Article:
Value Fund – Manager’s Commentary – March 2022

Written by David Barr

Fellow unit holders,

The first quarter of 2022 came to a close with mixed performance to start the year. Investors were focused on macro events on several fronts, including the ongoing conflict in Ukraine, rising commodity prices that underpin already strong inflation, and the start of an interest rate hiking cycle that could dampen growth expectations. These developments all contributed to increased uncertainty, with broad markets posting mixed results.

Download PDF

In March, the S&P 500 Index (CAD) was up 2.0%, while the Russell 2000 index (CAD) fell 0.4%, bringing the first quarter results to -6.0% and -8.9% respectively. In Canada, the S&P/TSX Composite Index gained 4.0% in March and is up 3.9% year to date (YTD), largely on the strength in energy prices following the invasion of Ukraine. The technology focused Nasdaq Index (USD) was up 5.1% in March and returned

-8.9% YTD in 2022. Against this backdrop, the Pender Value Fund was down 3.3%1 on the month and down 14.1%1 so far this year.

Index

March

Year to Date

S&P/TSX Composite Index

4.0%

3.9%

NASDAQ (USD)

5.1%

-8.9%

S&P 500 Index (CAD)

2.0%

-6.0%

Russell 2000 Index (CAD)

-0.4%

-8.9%

Pender Value Fund

-3.3%1

-14.1%1

We saw a continuation of a trend we have seen for several months now as multiples continued to compress, particularly in growth-oriented technology firms and small cap companies. This divergence in stock prices from company fundamentals accelerated in Q1’22 as macro headwinds caused additional volatility. This impacted the performance of the Fund in March and YTD with about 41% of the portfolio invested in companies within the technology and communication services sectors. This was particularly evident in high-growth firms as the market’s appetite for these companies has shifted compared to a year ago.

This dynamic has created compelling buying opportunities. When we dig in and analyze some of the businesses, we are finding that the growth runway is not being rewarded and the long-term cash flow generation potential of the business is being ignored. The pullback, driven by rising interest rates, geopolitical risk, inflation, or economic growth concerns, has created attractive entry points where we can underwrite the quality of the business by understanding which businesses are self-sustaining and which require additional capital. We see parallels in this environment to 2002/2003 where technology businesses that were not dependent on third party capital to grow their business prospered in the years (even decades) that followed. These businesses were proven to be very profitable, cash flow generative and outstanding companies for long-term investors to own.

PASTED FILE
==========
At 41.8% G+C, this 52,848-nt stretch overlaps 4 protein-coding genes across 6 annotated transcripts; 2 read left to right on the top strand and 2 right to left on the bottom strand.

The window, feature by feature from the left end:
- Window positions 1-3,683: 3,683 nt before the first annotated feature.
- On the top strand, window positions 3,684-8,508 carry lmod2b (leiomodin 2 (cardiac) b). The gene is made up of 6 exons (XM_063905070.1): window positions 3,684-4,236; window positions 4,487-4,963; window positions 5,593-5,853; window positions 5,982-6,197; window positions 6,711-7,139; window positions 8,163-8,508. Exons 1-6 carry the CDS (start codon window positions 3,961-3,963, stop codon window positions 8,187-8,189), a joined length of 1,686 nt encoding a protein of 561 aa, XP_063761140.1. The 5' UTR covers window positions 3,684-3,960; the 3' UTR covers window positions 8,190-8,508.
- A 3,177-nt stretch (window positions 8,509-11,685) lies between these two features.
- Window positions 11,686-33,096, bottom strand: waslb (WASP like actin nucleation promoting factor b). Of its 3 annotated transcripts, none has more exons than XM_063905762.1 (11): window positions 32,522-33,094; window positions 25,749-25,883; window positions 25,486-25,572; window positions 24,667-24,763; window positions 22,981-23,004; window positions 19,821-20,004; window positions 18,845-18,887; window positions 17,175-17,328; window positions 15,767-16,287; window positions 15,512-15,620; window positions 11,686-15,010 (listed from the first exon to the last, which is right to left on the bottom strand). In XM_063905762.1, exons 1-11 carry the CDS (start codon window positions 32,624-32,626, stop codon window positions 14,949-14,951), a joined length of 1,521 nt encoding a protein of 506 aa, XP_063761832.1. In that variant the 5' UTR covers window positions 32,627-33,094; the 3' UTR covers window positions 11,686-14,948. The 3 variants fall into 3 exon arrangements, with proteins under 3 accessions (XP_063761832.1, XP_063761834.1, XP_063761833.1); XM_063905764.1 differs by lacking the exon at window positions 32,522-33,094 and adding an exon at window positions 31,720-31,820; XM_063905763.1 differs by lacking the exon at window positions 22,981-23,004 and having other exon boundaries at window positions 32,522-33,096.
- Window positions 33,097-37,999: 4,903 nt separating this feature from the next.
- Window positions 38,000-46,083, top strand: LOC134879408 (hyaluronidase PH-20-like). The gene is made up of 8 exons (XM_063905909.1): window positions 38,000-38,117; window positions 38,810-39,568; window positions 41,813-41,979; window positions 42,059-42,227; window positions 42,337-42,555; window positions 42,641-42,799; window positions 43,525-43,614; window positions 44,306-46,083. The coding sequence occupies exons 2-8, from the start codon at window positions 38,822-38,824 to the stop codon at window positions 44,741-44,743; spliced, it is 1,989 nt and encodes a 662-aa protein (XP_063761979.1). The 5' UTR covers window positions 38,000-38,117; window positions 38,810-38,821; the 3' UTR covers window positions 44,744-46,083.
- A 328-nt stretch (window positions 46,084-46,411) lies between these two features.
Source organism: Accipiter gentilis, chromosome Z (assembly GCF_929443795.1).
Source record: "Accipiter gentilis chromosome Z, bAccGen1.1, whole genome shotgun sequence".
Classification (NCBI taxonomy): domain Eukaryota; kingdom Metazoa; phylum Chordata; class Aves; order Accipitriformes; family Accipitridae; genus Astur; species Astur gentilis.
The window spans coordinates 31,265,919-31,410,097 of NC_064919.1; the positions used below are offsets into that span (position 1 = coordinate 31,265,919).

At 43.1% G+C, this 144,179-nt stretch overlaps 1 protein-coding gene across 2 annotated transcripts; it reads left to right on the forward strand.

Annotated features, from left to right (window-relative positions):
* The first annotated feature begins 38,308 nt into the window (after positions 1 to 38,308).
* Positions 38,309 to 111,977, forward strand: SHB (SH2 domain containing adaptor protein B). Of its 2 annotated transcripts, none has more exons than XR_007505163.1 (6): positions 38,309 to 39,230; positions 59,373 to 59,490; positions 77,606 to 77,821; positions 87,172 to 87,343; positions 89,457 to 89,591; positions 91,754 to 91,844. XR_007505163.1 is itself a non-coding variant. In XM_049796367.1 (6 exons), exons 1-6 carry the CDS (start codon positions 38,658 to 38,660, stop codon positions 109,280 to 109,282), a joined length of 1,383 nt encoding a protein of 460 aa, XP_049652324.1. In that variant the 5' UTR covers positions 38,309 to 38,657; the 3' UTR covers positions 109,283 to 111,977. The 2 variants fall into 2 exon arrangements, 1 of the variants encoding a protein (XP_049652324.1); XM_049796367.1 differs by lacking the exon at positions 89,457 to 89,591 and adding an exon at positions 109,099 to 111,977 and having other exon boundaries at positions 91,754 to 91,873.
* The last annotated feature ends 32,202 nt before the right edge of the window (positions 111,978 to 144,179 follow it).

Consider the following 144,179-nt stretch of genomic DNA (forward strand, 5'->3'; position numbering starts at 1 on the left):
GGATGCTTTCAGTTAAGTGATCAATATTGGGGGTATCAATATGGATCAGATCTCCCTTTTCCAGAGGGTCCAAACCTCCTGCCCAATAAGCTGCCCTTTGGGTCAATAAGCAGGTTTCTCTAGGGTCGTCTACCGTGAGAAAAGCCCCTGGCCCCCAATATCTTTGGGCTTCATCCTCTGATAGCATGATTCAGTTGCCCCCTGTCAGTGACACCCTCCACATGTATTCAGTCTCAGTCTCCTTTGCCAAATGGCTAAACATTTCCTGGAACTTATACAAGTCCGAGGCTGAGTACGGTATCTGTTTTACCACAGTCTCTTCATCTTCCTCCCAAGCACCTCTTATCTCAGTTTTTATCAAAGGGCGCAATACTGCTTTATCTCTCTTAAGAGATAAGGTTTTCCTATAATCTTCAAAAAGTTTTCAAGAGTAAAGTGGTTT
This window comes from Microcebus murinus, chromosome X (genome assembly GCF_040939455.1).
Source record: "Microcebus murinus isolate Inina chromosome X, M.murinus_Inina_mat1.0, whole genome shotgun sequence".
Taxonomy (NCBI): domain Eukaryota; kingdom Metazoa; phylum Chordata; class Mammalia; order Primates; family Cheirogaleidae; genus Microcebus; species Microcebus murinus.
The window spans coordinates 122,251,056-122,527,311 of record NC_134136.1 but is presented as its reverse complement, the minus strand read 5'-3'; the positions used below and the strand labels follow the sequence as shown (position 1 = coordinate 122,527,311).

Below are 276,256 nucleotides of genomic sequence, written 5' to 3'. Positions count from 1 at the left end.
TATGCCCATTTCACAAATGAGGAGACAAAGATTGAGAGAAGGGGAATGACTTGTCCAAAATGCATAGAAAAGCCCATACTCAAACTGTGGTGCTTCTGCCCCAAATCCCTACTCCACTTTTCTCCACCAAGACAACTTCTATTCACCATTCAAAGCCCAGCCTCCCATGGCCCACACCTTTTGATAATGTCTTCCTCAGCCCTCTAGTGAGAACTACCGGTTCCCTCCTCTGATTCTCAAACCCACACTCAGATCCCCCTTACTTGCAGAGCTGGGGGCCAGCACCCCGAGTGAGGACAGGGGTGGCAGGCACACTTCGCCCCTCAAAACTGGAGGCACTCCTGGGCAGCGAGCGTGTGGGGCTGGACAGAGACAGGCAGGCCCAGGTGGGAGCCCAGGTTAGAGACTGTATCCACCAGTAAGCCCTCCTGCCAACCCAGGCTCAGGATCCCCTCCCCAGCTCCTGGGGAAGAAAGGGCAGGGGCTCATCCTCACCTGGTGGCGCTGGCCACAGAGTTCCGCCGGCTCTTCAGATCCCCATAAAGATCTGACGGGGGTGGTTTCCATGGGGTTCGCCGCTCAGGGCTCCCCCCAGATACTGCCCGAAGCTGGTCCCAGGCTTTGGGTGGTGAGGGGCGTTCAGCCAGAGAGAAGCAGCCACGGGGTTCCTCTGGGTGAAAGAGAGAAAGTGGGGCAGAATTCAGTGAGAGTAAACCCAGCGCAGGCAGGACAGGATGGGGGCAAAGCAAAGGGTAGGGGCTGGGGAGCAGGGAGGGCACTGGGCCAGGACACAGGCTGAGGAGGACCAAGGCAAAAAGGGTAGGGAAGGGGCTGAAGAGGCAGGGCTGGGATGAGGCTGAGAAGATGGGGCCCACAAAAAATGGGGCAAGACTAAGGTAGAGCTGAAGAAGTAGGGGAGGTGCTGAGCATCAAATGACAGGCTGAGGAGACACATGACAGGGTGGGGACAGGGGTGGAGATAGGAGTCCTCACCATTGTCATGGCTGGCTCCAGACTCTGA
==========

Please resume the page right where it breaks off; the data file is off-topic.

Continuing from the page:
With the multiple compression we have seen, valuation risk has been reduced and, in our opinion, this sets up the portfolio well for future returns as the value in these companies is recognized. There are multiple paths to this value being recognized over time. Twitter Inc (NYSE: TWTR), for example, is about a 2% weight in the portfolio and rebounded following the quarter after Elon Musk announced a large ownership position in the company. The ultimate motivation behind Musk’s ownership in Twitter remains to be seen, but it has put the fundamental value of the company under the microscope for other market participants to see.

Zillow Group Inc (NASDAQ: ZG) is a company we have discussed in the past, but we bring it up again as it is a good example of multiple compression reducing valuation risk. Despite its valuation being extremely depressed in our opinion, we continue to see it as a good opportunity today. Looking out a year, the business is trading a double-digit free cash flow yield and growing at a high teens rate, which we believe has the potential to hit +20%. For comparison, the company is valued in the market today at approximately where it was in 2018 – yet the core business was barely profitable then and we expect it to generate nearly $1B in free cash flow over the next year. In Zillow we see growth, significant cash flow and a structural winner as they disrupt the traditional real estate purchase and sale process – this is a great opportunity in our opinion.

In these times of uncertainty, we reiterate our view that the set up for the portfolio looks attractive with a three-to-five-year outlook. This period in small caps is reminiscent of 2020 or 2009 – periods where we experienced a sharp sell-off in equities that presented an attractive buying opportunity for long-term investors. Coming out of these periods, the following 3-5-year periods were impressive.

While investing in times of uncertainty can be challenging, the rewards are attractive for long-term investors who have the patience to stay the course. Despite the challenges in the world today, we are optimistic about the prospect for each of the companies we own in the portfolio. The opportunity to own a portfolio of high quality, compounding companies at attractive prices does not present itself often. We are convinced that the long-term opportunity is compelling. Thank you for your support.

David Barr, CFA
April 20, 2022

1 All Pender performance data points are for Class F of the Fund. Other classes are available. Fees and performance may differ in those other classes.